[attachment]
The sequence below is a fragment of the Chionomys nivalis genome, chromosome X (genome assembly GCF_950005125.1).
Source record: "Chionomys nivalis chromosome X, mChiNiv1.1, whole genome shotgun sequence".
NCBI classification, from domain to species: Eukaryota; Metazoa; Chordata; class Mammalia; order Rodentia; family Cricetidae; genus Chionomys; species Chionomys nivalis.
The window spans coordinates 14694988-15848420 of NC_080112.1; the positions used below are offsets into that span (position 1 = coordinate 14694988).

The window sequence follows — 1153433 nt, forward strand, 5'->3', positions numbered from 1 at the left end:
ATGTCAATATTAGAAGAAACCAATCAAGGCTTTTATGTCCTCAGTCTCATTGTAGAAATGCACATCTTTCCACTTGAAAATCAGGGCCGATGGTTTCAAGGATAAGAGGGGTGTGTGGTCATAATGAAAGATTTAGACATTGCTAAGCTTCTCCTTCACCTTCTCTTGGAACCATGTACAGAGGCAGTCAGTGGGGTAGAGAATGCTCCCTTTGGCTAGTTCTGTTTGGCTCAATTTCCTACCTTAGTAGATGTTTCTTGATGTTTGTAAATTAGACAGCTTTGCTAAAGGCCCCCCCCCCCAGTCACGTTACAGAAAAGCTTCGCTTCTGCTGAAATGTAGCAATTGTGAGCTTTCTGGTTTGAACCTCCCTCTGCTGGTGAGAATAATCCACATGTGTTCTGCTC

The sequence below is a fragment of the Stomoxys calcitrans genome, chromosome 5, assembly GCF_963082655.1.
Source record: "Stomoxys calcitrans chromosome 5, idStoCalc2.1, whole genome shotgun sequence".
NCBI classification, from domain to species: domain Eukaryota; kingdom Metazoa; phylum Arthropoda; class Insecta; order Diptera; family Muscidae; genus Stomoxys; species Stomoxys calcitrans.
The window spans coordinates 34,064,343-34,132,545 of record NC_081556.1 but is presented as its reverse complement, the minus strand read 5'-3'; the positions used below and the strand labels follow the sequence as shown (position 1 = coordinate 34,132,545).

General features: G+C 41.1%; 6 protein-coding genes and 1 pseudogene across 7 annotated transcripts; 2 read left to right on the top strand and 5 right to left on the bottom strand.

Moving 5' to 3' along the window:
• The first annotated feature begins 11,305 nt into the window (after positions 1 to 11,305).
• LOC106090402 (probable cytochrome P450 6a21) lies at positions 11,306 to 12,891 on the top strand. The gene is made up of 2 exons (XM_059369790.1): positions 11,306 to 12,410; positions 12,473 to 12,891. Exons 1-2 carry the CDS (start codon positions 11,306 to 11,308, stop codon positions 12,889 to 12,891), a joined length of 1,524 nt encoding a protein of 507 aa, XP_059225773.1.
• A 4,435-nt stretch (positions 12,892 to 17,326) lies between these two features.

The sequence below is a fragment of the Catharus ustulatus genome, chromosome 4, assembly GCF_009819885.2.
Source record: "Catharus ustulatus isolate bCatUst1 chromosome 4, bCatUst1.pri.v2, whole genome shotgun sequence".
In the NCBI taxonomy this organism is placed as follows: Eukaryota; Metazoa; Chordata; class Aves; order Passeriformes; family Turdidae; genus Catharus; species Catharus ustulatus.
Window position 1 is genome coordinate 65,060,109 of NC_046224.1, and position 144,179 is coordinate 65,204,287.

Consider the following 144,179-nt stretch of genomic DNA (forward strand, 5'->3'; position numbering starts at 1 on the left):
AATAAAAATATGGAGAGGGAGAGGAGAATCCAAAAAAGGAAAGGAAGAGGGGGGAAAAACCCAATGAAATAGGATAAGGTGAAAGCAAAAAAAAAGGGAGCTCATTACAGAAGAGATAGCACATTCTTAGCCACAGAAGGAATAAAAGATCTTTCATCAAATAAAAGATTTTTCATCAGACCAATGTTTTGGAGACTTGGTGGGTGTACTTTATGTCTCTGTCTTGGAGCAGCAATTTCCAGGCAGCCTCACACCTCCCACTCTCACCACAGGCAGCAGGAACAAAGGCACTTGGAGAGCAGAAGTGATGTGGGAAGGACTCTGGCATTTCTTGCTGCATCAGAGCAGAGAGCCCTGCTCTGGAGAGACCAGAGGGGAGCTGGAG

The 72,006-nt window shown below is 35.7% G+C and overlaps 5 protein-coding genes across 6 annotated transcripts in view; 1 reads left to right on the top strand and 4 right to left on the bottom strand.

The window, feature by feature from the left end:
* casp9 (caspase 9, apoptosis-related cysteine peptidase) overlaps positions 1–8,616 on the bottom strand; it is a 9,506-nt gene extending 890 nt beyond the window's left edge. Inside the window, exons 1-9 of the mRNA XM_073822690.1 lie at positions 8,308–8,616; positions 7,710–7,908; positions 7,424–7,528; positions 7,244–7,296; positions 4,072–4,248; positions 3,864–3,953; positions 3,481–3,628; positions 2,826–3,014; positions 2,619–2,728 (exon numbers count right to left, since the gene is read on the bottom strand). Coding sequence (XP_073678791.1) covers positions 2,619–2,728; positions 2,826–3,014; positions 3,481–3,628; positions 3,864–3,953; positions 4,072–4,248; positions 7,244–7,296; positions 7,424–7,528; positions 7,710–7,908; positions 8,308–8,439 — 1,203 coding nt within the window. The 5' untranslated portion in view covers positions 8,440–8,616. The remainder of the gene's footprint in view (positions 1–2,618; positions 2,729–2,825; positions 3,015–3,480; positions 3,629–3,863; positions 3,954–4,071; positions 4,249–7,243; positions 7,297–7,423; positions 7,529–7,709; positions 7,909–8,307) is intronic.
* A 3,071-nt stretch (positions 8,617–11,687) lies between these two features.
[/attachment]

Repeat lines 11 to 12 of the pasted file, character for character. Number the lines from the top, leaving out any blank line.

General features: G+C 41.1%; 6 protein-coding genes and 1 pseudogene across 7 annotated transcripts; 2 read left to right on the top strand and 5 right to left on the bottom strand.

Moving 5' to 3' along the window: